I found myself obsessed. I ordered copies of Evan’s only surviving letters, written to his mother in 1910 and 1911 from the Terra Nova, just to see his handwriting, which is beautiful and elaborate, signing off Your ever loving son Edgar. I woke in the small hours from dreams about trying to sleep in frozen sleeping bags and the excruciating pain of frostbitten fingers. I read and reread the information available online.
Into this mix dropped the February 2013 Issue – the first I have bought – of An Antidote To Indifference. Issue no. 5 and on page 5 a photograph I hadn’t seen before (editors note: originally published on the site on October 2012). Not five men, but three. Apsley Cherry-Garrard, looking angelic in a pantomine suit, Edward Wilson, hands on hips in his characteristic pose and a rather plump and youthful Henry Bowers. It was taken just before they set off through the Antarctic Winter to collect eggs from the Emperor Penguin colony at Cape Crozier. I knew from The Worst Journey In The World that it took place between June and 1st August 1911. I looked again at Henry Bowers, known mostly by his nickname “Birdie” on account of his large beak-like nose. At that point, the imprint fixed in my imagination for more than 5 decades, fractured like a windscreen hit by a falling stone. The seated figure on the left in the photograph at the South Pole, which I had believed to be Edward Wilson because it seemed the face of an old man, and I knew him to be, together with Scott, several years older than the rest, was not Wilson, but Bowers; the face grossly aged and beak-nosed from weight loss, completely unrecognisable as the 29 year old in the previous photo. He had aged 15 years in 7 months. The shocking realisation turned my stomach. I went back to South With Scott and rearranged the picture. Wilson was the other seated figure. Scott in the centre, standing, the Union Jack behind him: Oates on the left and Edgar Evans on the right. Apart from Oates whose position hadn’t changed, I felt I was seeing them for the first time.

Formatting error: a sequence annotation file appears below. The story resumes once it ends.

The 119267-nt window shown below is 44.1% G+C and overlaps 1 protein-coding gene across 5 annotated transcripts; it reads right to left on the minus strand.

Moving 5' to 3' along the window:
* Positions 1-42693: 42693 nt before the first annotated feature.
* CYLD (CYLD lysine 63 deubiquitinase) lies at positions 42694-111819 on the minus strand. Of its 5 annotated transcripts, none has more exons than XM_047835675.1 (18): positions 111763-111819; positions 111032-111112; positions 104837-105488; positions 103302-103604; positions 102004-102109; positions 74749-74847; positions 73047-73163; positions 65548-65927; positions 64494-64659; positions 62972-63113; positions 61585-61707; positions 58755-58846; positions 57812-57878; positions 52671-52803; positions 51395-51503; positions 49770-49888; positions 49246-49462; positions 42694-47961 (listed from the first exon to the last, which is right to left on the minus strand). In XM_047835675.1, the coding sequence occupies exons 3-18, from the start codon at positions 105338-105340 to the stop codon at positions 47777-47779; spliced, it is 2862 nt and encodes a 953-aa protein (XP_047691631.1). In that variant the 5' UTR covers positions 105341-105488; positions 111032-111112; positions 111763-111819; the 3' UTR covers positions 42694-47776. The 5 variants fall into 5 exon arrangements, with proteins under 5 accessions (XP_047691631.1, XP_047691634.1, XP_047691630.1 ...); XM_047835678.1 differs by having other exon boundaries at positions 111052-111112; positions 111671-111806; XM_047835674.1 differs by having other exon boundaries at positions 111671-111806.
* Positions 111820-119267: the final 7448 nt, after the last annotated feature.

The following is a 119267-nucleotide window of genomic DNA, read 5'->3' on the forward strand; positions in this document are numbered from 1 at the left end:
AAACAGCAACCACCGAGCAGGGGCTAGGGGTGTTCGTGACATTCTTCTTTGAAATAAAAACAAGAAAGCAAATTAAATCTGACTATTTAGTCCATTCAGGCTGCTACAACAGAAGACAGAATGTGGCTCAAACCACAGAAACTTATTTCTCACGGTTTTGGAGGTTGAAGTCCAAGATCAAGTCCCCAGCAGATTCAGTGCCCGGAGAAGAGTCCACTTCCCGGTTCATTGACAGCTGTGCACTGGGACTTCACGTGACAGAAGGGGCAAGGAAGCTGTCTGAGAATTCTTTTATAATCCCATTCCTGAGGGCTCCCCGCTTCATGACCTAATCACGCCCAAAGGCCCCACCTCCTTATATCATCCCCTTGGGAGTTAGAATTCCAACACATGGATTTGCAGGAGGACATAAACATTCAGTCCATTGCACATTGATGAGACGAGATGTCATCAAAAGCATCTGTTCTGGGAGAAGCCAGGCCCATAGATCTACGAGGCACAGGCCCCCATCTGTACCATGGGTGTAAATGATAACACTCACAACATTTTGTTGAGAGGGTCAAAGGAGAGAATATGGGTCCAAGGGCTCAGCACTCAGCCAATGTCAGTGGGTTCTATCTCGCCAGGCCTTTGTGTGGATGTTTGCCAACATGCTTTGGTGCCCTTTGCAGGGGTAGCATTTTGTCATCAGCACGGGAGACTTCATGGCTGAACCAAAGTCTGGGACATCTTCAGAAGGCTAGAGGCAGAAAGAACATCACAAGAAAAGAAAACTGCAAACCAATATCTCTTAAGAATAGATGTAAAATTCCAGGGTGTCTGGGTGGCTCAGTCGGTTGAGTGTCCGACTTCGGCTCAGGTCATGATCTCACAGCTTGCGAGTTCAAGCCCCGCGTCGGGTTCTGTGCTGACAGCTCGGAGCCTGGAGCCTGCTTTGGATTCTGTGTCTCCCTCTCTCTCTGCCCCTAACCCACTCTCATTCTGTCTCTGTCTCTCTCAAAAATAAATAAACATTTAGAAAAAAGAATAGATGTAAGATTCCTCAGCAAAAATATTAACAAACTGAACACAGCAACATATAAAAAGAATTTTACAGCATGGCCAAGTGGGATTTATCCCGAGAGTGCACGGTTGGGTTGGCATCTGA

The picture I had carried for so long in memory, was spread over a double page, with the names in a box in the top left-hand corner, listed, as I took it, from left to right, laterally. Top row followed by bottom row. Not, as I could see now so very clearly, left to right longitudinally.
I owe Caught by the River a debt of gratitude. Things have moved on since the windscreen moment. As a tribute to Henry Bowers I have an appointment at the National History Museum next week with one of the three surviving Emperor Penguin eggs which is on permanent display there. And in February I am planning a visit to the Scott Polar Research Institute in Cambridge. Indifference has totally vanished from my winter horizon.